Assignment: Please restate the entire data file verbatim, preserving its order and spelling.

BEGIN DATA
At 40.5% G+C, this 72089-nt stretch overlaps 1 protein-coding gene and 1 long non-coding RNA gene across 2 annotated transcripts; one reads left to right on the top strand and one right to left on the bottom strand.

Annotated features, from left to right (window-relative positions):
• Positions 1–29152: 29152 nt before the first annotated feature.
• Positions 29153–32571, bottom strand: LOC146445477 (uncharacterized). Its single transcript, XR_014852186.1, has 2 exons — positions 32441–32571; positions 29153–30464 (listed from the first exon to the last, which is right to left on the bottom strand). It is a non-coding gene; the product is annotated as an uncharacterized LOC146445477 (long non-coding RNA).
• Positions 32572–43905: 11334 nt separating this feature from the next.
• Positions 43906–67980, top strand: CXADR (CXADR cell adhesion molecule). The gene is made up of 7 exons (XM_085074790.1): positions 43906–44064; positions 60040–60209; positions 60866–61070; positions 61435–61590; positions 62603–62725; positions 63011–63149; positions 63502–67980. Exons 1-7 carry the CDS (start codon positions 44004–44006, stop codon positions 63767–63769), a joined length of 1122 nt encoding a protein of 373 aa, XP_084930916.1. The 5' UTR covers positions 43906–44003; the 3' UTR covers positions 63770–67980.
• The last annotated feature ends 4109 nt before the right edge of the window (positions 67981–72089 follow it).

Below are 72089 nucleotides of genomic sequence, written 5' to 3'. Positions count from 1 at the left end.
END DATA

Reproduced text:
At 40.5% G+C, this 72089-nt stretch overlaps 1 protein-coding gene and 1 long non-coding RNA gene across 2 annotated transcripts; one reads left to right on the top strand and one right to left on the bottom strand.

Annotated features, from left to right (window-relative positions):
• Positions 1–29152: 29152 nt before the first annotated feature.
• Positions 29153–32571, bottom strand: LOC146445477 (uncharacterized). Its single transcript, XR_014852186.1, has 2 exons — positions 32441–32571; positions 29153–30464 (listed from the first exon to the last, which is right to left on the bottom strand). It is a non-coding gene; the product is annotated as an uncharacterized LOC146445477 (long non-coding RNA).
• Positions 32572–43905: 11334 nt separating this feature from the next.
• Positions 43906–67980, top strand: CXADR (CXADR cell adhesion molecule). The gene is made up of 7 exons (XM_085074790.1): positions 43906–44064; positions 60040–60209; positions 60866–61070; positions 61435–61590; positions 62603–62725; positions 63011–63149; positions 63502–67980. Exons 1-7 carry the CDS (start codon positions 44004–44006, stop codon positions 63767–63769), a joined length of 1122 nt encoding a protein of 373 aa, XP_084930916.1. The 5' UTR covers positions 43906–44003; the 3' UTR covers positions 63770–67980.
• The last annotated feature ends 4109 nt before the right edge of the window (positions 67981–72089 follow it).

Below are 72089 nucleotides of genomic sequence, written 5' to 3'. Positions count from 1 at the left end.